Myths about suicide are incredibly harmful

Michael Jensen

National Suicide Prevention Awareness Month might be ending in less than a week, but caring for those suffering from suicidal thoughts and feelings is a year-round endeavor. Over 41,000 Americans commit suicide every year and as recently as last June, suicide replaced homicide as the second leading cause of death among those aged 16 to 19. Many of our fellow Longhorns fall into this demographic, as 9 percent of college students report having suicidal thoughts, according to a study by the American Psychological Association. However, if we want to help students plagued by suicidal thoughts or feelings, we must also address the widely-circulated myths and misconceptions about these people.

The first myth is that someone who talks about killing themselves couldn’t possibly mean it. Some falsely believe that if someone really wanted to die, the suicidal individual wouldn’t spoil everything by confessing their plans. Worse, such admissions are often dismissed as pleas for attention and nothing more.

Despite this, research by the Tennessee Suicide Prevention Network indicates that the vast majority of people who successfully committed suicide told at least one other person about their plans beforehand. Although it may be brushed off as attention seeking, They found that these individuals just want whatever pain they’re experiencing to stop. If someone is desperate enough to admit they’re feeling suicidal, the last thing you should do is dismiss them as attention-seekers. So-called “cries for attention” are more accurately described as cries for help.

In a similar vein, there is also a widely held belief that suicide usually happens without warning or could not have been stopped. This is demonstrably untrue becaue the Nevada Office of Suicide Prevention notes that most victims of suicide display clear warning signs before taking their lives. These can range from social withdrawal to a sudden, unexplained improvement in mood. Even if someone seems like they’re getting better, we should also be wary when someone suffering from severe depression appears to be cured overnight.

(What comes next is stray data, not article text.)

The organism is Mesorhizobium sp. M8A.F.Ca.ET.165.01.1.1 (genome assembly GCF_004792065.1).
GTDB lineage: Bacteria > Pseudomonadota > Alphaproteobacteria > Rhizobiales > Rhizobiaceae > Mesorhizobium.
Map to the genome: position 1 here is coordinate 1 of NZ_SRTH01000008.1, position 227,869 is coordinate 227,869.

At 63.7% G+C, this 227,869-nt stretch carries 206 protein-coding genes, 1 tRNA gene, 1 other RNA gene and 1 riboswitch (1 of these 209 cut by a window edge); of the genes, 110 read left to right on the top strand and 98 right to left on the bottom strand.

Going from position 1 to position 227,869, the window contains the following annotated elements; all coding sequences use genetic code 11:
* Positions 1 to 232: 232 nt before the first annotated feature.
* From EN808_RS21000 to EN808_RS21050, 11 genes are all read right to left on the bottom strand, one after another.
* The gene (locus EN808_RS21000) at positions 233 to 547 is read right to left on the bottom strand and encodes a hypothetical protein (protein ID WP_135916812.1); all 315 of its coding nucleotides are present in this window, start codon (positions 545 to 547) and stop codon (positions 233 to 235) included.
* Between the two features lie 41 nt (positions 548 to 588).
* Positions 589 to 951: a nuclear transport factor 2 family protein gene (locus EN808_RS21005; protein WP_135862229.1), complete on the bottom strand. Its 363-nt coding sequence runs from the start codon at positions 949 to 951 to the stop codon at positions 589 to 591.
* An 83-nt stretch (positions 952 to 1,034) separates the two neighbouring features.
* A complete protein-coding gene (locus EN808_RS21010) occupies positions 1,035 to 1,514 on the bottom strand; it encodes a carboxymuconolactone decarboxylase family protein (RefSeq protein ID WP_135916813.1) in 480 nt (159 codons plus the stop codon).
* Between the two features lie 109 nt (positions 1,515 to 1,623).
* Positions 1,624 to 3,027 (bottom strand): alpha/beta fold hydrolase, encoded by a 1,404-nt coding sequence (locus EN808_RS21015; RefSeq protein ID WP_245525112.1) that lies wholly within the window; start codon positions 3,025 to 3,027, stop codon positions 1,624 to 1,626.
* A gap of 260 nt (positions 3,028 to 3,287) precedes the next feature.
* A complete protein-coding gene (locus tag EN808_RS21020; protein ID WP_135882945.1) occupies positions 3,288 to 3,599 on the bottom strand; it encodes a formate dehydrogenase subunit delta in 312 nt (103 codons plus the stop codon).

But perhaps the most egregious misconception about suicide is that there’s nothing we can do about it. If someone you care about confides in you that they’re planning to end their life, you should always do something about it. Don’t leave them alone and definitely ask questions. If the risk of suicide seems especially urgent, you should always tell someone else — whether family or emergency services — about their plans. It doesn’t matter if they made you promise to keep it a secret. Their life is more important.

Suicide is always a tragedy. It’s not an easy subject to write about. It’s far more common than we’d like to think. It very likely affects, indirectly or directly, someone you know. So it’s more important than ever that we dispel myths and misconceptions about suicide because not only are they wrong, they’re also indescribably harmful.

Jensen is a neuroscience senior from The Woodlands. He is a senior columnist. Follow him on Twitter @michaeltangible.